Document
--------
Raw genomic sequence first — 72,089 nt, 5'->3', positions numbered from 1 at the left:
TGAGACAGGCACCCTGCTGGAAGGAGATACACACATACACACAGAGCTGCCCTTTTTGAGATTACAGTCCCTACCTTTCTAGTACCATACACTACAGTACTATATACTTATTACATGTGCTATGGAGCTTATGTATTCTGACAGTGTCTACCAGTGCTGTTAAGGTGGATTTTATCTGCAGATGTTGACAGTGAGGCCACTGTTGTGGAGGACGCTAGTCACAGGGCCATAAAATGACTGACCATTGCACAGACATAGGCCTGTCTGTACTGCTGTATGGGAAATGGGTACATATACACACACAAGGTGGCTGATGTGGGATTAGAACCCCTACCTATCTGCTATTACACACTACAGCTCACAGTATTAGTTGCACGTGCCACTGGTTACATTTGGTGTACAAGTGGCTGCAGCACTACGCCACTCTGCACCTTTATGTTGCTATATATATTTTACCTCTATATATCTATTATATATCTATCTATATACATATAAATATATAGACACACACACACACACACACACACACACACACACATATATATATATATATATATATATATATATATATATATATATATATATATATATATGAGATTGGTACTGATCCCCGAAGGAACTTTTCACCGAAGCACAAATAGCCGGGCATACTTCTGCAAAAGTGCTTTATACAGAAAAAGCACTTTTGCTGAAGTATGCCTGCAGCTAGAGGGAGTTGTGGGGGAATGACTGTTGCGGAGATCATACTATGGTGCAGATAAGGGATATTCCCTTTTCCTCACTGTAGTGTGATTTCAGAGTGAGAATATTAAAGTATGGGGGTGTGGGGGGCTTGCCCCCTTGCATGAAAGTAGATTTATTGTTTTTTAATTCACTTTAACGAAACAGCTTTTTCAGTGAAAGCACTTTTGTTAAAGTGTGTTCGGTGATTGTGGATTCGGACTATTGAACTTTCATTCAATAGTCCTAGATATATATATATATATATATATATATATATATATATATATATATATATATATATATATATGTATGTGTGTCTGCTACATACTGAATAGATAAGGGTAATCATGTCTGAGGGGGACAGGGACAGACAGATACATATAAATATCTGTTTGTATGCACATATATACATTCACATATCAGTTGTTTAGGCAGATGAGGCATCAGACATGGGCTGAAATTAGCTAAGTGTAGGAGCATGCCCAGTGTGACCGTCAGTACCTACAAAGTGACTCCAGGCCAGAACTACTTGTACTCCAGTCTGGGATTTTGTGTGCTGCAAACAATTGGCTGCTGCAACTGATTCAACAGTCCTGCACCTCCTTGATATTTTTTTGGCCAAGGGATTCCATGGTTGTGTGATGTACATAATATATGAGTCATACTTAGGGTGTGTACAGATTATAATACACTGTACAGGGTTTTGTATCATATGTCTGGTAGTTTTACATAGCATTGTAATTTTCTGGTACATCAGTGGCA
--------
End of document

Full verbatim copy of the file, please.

Raw genomic sequence first — 72,089 nt, 5'->3', positions numbered from 1 at the left:
TGAGACAGGCACCCTGCTGGAAGGAGATACACACATACACACAGAGCTGCCCTTTTTGAGATTACAGTCCCTACCTTTCTAGTACCATACACTACAGTACTATATACTTATTACATGTGCTATGGAGCTTATGTATTCTGACAGTGTCTACCAGTGCTGTTAAGGTGGATTTTATCTGCAGATGTTGACAGTGAGGCCACTGTTGTGGAGGACGCTAGTCACAGGGCCATAAAATGACTGACCATTGCACAGACATAGGCCTGTCTGTACTGCTGTATGGGAAATGGGTACATATACACACACAAGGTGGCTGATGTGGGATTAGAACCCCTACCTATCTGCTATTACACACTACAGCTCACAGTATTAGTTGCACGTGCCACTGGTTACATTTGGTGTACAAGTGGCTGCAGCACTACGCCACTCTGCACCTTTATGTTGCTATATATATTTTACCTCTATATATCTATTATATATCTATCTATATACATATAAATATATAGACACACACACACACACACACACACACACACACACATATATATATATATATATATATATATATATATATATATATATATATATATATATATGAGATTGGTACTGATCCCCGAAGGAACTTTTCACCGAAGCACAAATAGCCGGGCATACTTCTGCAAAAGTGCTTTATACAGAAAAAGCACTTTTGCTGAAGTATGCCTGCAGCTAGAGGGAGTTGTGGGGGAATGACTGTTGCGGAGATCATACTATGGTGCAGATAAGGGATATTCCCTTTTCCTCACTGTAGTGTGATTTCAGAGTGAGAATATTAAAGTATGGGGGTGTGGGGGGCTTGCCCCCTTGCATGAAAGTAGATTTATTGTTTTTTAATTCACTTTAACGAAACAGCTTTTTCAGTGAAAGCACTTTTGTTAAAGTGTGTTCGGTGATTGTGGATTCGGACTATTGAACTTTCATTCAATAGTCCTAGATATATATATATATATATATATATATATATATATATATATATATATATATATATATATATGTATGTGTGTCTGCTACATACTGAATAGATAAGGGTAATCATGTCTGAGGGGGACAGGGACAGACAGATACATATAAATATCTGTTTGTATGCACATATATACATTCACATATCAGTTGTTTAGGCAGATGAGGCATCAGACATGGGCTGAAATTAGCTAAGTGTAGGAGCATGCCCAGTGTGACCGTCAGTACCTACAAAGTGACTCCAGGCCAGAACTACTTGTACTCCAGTCTGGGATTTTGTGTGCTGCAAACAATTGGCTGCTGCAACTGATTCAACAGTCCTGCACCTCCTTGATATTTTTTTGGCCAAGGGATTCCATGGTTGTGTGATGTACATAATATATGAGTCATACTTAGGGTGTGTACAGATTATAATACACTGTACAGGGTTTTGTATCATATGTCTGGTAGTTTTACATAGCATTGTAATTTTCTGGTACATCAGTGGCA